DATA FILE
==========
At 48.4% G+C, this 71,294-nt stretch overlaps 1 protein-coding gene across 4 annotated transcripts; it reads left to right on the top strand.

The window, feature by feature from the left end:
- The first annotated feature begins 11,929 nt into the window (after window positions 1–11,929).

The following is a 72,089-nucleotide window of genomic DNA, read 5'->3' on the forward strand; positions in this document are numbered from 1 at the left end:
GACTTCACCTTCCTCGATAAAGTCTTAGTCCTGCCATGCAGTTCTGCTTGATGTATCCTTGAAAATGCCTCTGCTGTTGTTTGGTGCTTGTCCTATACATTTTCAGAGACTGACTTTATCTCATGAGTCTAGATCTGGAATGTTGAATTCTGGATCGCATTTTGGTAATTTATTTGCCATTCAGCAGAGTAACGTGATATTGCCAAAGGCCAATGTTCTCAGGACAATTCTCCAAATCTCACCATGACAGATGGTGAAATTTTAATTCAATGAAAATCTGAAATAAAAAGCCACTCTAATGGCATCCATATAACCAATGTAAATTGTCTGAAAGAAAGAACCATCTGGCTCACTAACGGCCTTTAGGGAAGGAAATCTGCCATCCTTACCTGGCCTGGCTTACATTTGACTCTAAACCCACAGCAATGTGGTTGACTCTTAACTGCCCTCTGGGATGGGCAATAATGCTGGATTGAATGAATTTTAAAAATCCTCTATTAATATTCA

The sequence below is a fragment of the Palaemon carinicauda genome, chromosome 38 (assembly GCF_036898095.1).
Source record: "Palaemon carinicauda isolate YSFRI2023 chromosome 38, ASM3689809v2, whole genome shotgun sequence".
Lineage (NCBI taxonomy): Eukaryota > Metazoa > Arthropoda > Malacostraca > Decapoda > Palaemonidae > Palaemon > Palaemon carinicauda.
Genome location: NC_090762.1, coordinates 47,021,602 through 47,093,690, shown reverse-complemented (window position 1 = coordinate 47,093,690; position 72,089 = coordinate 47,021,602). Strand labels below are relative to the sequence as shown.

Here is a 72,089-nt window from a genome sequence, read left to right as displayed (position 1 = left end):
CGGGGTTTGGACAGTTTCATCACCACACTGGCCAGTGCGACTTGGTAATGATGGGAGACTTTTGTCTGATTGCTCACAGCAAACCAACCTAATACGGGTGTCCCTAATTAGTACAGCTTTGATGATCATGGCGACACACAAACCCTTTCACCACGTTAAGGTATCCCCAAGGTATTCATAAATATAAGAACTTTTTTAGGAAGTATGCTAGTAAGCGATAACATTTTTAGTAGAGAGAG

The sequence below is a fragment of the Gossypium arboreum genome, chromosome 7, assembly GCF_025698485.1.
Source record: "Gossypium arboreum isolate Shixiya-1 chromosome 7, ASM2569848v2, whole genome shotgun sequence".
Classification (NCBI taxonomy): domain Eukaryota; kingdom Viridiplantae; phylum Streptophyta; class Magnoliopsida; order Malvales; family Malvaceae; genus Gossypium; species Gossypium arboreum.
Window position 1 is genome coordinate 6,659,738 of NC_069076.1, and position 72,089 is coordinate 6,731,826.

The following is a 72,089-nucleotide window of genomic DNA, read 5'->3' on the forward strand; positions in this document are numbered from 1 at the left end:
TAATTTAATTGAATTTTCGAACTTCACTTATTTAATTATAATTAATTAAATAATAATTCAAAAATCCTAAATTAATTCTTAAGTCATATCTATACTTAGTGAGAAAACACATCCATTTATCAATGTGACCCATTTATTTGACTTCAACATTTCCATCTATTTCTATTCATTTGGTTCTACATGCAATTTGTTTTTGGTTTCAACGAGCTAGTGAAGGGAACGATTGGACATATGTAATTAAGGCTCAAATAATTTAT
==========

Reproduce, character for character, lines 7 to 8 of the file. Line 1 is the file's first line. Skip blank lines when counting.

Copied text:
Source record: "Palaemon carinicauda isolate YSFRI2023 chromosome 38, ASM3689809v2, whole genome shotgun sequence".
Lineage (NCBI taxonomy): Eukaryota > Metazoa > Arthropoda > Malacostraca > Decapoda > Palaemonidae > Palaemon > Palaemon carinicauda.